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Japan’s Idemitsu to make foray into micro-EV business as it prepares for energy transition

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Japan’s second largest refiner Idemitsu Kosan said Feb. 16 it will formally make a foray into a micro-electric vehicle business in April, when it launches a joint venture with Tajima Motor to introduce the micro EV in 2022, targeting the potential 1 million unit/year market.

The move comes as Idemitsu Kosan President and CEO Shunichi Kito and Tajima Motor Chairman and CEO Nobuhiro Tajima said that the companies are accelerating their efforts toward Japan’s targeted 2050 carbon neutrality.

Under the JV, Idemitsu Tajima EV, the companies will manufacture the micro EV under a new specification introduced in September 2020 by the Ministry of Land, Infrastructure, Transport and Tourism and start selling it in 2022 at some 6,400 of Idemitsu’s branded service stations across Japan.

Energy transition

Amid changing dynamics of energy and accelerated moves towards energy transition in Japan, Idemitsu said it sees a changing role of its service stations in the future.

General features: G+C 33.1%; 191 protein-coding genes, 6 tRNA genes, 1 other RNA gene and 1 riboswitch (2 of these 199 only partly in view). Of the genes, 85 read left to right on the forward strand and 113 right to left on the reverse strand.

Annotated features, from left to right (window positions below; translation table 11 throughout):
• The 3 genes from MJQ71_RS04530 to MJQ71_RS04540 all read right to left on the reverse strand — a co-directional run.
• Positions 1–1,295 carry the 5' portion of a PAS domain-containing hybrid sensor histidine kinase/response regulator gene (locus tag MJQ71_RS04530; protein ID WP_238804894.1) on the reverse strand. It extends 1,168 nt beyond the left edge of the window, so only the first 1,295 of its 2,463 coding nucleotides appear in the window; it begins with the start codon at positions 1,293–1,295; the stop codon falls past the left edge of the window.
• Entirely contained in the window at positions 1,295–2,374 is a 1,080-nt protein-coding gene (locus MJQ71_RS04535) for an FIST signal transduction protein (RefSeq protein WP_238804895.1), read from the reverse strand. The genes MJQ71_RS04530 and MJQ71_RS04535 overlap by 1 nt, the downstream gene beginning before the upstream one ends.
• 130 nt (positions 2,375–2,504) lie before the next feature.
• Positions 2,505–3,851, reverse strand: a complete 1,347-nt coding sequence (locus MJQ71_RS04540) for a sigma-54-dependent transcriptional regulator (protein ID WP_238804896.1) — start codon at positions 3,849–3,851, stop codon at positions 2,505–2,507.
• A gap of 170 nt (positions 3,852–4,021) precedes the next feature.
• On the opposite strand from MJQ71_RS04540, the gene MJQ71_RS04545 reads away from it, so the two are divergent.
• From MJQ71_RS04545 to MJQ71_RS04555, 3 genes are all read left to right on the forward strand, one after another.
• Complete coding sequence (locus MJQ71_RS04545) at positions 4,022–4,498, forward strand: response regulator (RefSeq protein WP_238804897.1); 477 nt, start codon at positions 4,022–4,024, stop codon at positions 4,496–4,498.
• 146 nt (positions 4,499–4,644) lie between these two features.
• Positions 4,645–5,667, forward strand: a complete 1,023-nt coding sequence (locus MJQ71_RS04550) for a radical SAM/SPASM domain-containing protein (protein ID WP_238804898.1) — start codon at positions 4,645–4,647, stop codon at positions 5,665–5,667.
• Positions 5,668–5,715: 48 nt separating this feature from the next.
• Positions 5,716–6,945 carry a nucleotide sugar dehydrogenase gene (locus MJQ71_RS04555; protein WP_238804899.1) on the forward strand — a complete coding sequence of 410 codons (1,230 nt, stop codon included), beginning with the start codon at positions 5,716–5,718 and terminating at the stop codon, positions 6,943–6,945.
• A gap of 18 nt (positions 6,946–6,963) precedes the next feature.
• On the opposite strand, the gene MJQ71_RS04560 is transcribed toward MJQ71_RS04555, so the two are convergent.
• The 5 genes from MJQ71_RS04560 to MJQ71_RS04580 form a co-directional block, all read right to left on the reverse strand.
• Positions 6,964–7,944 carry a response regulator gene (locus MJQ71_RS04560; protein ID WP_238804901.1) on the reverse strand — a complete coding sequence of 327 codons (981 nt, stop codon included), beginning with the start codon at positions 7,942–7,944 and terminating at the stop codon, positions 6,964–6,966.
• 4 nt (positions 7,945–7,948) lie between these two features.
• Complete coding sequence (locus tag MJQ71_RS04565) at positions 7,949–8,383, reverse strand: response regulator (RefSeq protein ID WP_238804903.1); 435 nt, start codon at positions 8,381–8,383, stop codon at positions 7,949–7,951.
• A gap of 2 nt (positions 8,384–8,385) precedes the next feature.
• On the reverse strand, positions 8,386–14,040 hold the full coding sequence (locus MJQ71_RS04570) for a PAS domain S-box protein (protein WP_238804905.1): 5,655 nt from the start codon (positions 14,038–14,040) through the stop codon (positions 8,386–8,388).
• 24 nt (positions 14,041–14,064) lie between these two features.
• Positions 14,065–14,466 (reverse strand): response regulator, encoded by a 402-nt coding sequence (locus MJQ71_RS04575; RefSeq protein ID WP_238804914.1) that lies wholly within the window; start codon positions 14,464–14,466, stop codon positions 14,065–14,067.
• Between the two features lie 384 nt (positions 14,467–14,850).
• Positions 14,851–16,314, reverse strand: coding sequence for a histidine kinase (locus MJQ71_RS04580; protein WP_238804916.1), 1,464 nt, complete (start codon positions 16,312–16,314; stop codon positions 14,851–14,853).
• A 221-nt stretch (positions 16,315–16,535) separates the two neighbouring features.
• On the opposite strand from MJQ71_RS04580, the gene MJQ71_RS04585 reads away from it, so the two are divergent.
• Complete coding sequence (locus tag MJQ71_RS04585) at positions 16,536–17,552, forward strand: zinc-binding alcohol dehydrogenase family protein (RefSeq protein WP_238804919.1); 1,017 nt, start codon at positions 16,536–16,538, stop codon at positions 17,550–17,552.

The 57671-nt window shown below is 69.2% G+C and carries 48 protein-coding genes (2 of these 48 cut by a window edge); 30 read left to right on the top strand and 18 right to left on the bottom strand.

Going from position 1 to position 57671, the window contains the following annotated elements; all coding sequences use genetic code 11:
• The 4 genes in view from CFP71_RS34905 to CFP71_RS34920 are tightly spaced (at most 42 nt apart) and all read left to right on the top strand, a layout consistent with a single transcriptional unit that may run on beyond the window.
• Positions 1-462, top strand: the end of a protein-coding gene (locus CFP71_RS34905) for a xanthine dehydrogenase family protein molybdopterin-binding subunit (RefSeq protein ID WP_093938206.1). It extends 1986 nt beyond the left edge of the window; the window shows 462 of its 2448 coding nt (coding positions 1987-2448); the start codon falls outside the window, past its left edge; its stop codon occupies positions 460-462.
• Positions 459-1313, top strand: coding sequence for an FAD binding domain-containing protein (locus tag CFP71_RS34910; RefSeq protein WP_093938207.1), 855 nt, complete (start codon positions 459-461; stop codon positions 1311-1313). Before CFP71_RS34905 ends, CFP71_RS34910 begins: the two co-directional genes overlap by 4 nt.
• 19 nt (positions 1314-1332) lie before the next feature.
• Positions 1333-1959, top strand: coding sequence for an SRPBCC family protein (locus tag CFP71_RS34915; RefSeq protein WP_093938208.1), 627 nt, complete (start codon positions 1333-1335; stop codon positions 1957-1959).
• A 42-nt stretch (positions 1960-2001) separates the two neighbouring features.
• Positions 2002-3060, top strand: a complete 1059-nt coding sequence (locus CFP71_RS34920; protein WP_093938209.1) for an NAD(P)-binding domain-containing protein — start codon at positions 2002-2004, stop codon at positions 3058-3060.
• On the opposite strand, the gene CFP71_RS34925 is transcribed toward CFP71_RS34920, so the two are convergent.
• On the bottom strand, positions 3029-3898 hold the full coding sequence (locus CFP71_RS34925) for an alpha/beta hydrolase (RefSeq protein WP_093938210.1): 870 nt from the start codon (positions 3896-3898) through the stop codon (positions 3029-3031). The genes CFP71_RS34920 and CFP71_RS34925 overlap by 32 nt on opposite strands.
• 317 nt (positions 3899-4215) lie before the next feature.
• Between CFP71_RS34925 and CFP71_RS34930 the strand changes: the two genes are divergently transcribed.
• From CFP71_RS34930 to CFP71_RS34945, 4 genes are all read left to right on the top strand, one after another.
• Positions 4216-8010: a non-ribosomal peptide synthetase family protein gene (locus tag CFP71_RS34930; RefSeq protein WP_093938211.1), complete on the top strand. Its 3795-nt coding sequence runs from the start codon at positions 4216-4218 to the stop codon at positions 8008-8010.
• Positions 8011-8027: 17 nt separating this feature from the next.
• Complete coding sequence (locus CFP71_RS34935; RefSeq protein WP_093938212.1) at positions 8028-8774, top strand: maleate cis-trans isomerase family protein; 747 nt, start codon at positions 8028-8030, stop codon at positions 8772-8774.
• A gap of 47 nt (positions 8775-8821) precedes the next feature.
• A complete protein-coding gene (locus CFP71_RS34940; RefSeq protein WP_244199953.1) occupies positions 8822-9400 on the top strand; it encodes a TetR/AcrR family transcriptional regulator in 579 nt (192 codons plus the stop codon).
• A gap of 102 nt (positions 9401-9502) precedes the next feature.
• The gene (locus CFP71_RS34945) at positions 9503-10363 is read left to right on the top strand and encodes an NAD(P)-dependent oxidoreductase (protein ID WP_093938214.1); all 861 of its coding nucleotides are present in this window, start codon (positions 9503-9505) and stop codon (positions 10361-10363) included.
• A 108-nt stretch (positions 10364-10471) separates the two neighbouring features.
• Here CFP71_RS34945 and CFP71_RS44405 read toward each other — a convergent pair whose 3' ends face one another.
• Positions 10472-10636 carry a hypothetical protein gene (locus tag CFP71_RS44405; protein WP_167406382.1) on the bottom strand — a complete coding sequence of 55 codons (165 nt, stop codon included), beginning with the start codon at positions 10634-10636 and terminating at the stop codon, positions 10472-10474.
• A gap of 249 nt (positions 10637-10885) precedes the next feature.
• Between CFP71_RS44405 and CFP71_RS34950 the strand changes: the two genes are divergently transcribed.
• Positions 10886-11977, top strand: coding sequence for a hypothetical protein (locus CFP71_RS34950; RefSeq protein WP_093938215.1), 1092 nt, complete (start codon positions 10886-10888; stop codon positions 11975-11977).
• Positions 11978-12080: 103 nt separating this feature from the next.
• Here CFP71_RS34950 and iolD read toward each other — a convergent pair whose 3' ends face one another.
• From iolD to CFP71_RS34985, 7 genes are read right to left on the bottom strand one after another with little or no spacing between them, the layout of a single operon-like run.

“We believe service stations will play a greater role as a regional energy supply base for supplying not just oil products, but also next generation fuels, charging EVs or filling hydrogen,” Kito told an online press conference.

“We see the potential demand of about 1 million units a year,” Kito said of the country’s estimated demand for the new micro EV unit sales.

Idemitsu Tajima EV plans to introduce the four-seater micro EV, which can be charged in eight hours with 100v for a distance of around 120km at less than Yen 1.5 million ($14,252) a unit, Tajima told the online press conference. It has a maximum output of 15kW for a top speed of no more than 60km/h.

2035 target

Japan formulated at the end of December the Green Growth Strategy for 2050 Carbon Neutral with action plans including on automobiles, following the announced carbon neutrality target by Prime Minister Yoshihide Suga in October.

Under the strategy, Japan targets electric-powered passenger vehicles to account for 100% of new car sales by mid-2030 at the latest.

Asked to comment whether Idemitsu’s move on the micro EV follows the government move for electric-powered vehicles, Kito said: “Of course such a major trend was among factors.

“I believe it is not realistic to see gasoline-fueled cars to disappear completely in the middle of the 2030s,” Kito added.

Idemitsu currently has a combined refining capacity of 945,000 b/d in Japan.

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